What is a Standard Possession Order in Texas anyway?

What is a Standard Possession Order (SPO) for child visitation in Texas?

Standard Possession Orders in Texas Family Law

What is a Standard Possession Order (SPO) for child visitation in Texas?

At the Law Offices of Jayson Nag in Fort Worth, Texas, our divorce and child custody attorneys want to make sure that our clients have the knowledge they need to effectively work through the challenges of a divorce involving a child or a child custody dispute. A common question received from potential and existing clients when handling a child custody case is "what is a standard possession order (SPO) for child visitation and what is its significance?"

In Texas, a divorce involving children will require that the divorce decree contain several items in order to ensure that all disputes regarding visitation have been properly settled and agreed to by both parties. In the event that the parents are unable to reach an agreement on child visitation scheduling in mediation, the Texas legislature has created a standard possession order, or SPO, that is commonly included in the divorce decree. An SPO, at its most basic level, is a default schedule set forth by the Texas legislature in the Texas Family Code that determines the minimum amount of time each parent will be allowed to spend with the child. The schedule is created so as to provide what the Texas legislature considers to be a fair visitation schedule for both the custodial and noncustodial parent. Specifically, an SPO will tell you where all exchanges of the child will take place, where the child will spend holidays, and will also contain a special set of rules for parents living more than one-hundred (100) miles apart. For example, basic terms of an SPO agreement are that the noncustodial parent has possession of the child:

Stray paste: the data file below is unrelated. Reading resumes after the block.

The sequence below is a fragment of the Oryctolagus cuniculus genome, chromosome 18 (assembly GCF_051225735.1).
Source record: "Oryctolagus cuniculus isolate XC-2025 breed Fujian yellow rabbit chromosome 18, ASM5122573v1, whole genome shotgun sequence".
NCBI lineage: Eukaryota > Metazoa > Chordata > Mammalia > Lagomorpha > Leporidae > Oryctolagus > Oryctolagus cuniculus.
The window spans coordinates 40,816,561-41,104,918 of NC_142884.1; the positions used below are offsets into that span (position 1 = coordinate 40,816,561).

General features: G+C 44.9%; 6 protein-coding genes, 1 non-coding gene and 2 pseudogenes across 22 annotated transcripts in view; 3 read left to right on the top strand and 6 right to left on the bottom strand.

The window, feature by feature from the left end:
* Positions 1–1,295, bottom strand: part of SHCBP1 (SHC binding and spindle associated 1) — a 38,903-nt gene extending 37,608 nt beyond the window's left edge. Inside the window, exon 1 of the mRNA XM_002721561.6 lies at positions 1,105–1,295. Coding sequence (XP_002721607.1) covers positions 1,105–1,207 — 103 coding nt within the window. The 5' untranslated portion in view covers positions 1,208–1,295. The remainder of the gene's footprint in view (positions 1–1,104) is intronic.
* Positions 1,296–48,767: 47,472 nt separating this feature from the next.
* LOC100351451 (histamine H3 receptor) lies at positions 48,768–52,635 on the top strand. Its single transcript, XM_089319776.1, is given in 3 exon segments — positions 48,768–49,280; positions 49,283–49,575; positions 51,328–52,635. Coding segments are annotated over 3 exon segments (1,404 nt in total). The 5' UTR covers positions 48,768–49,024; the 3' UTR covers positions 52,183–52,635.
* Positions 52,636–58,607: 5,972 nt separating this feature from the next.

• every Thursday night
  • on the first, third and fifth weekends of each month
  • on alternate holidays and at least one month during the summer

It is worth noting that the Texas Family Code presumes the SPO is a minimum amount of parenting time, and unless you implement your own terms into the SPO agreement, visitation and possession of your child could be much less than what you desire.

Can I add my own terms for possession into the SPO to increase the amount of time I get with my child?

Even if you and the other parent cannot reach an agreement on a visitation schedule in mediation, you may still have a chance to get your desired terms added to the SPO. This is done through judicial enforcement at trial, which means that a judge will hear arguments from both parents regarding what each parent considers to be the best visitation schedule, and after hearing all arguments made and evidence presented, the judge will make a final determination on which terms will be added and which terms will be struck.  Judges have been known to strike terms that the judge feels are not in the best interest of the child, but in all likelihood, the judge will not typically intervene if both parents agree to the SPO as it stands in the Family Code. Additionally, when special circumstances exist that require specific provisions to be added, such as a child with a severe disability, a judge will take factor these circumstances into his final decision. Certain other factors are also commonly included in the judge’s final determination of the visitation schedule, including, but not limited to: the criminal record of each parent, the age of the child, the annual income of each parent, and the relationship history between the parents.  Thus, it is important to consult with our attorney and make clear the amount of visitation and possession time you wish to have with your child so that they can make the necessary revisions to the scheduling agreement.